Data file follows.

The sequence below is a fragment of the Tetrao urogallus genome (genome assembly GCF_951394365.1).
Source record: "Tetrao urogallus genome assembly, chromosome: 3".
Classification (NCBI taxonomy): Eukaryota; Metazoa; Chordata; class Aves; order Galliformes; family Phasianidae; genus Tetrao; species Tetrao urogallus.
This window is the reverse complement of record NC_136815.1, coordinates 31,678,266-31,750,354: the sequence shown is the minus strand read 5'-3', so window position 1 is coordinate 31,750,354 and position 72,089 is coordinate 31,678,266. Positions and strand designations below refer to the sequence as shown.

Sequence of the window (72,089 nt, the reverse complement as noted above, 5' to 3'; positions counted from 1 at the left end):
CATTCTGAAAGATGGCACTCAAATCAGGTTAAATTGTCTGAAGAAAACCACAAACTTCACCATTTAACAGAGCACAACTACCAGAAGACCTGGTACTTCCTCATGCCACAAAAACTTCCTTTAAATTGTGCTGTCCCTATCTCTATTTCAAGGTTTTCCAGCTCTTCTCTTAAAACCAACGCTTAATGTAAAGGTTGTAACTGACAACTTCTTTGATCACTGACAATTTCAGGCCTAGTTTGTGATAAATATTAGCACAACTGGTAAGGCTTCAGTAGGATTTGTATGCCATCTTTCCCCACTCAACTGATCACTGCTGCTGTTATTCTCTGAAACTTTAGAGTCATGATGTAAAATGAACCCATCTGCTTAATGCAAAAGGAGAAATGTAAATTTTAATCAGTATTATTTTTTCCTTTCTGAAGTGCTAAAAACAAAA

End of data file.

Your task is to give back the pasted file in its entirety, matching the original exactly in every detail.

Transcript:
The sequence below is a fragment of the Tetrao urogallus genome (genome assembly GCF_951394365.1).
Source record: "Tetrao urogallus genome assembly, chromosome: 3".
Classification (NCBI taxonomy): Eukaryota; Metazoa; Chordata; class Aves; order Galliformes; family Phasianidae; genus Tetrao; species Tetrao urogallus.
This window is the reverse complement of record NC_136815.1, coordinates 31,678,266-31,750,354: the sequence shown is the minus strand read 5'-3', so window position 1 is coordinate 31,750,354 and position 72,089 is coordinate 31,678,266. Positions and strand designations below refer to the sequence as shown.

Sequence of the window (72,089 nt, the reverse complement as noted above, 5' to 3'; positions counted from 1 at the left end):
CATTCTGAAAGATGGCACTCAAATCAGGTTAAATTGTCTGAAGAAAACCACAAACTTCACCATTTAACAGAGCACAACTACCAGAAGACCTGGTACTTCCTCATGCCACAAAAACTTCCTTTAAATTGTGCTGTCCCTATCTCTATTTCAAGGTTTTCCAGCTCTTCTCTTAAAACCAACGCTTAATGTAAAGGTTGTAACTGACAACTTCTTTGATCACTGACAATTTCAGGCCTAGTTTGTGATAAATATTAGCACAACTGGTAAGGCTTCAGTAGGATTTGTATGCCATCTTTCCCCACTCAACTGATCACTGCTGCTGTTATTCTCTGAAACTTTAGAGTCATGATGTAAAATGAACCCATCTGCTTAATGCAAAAGGAGAAATGTAAATTTTAATCAGTATTATTTTTTCCTTTCTGAAGTGCTAAAAACAAAA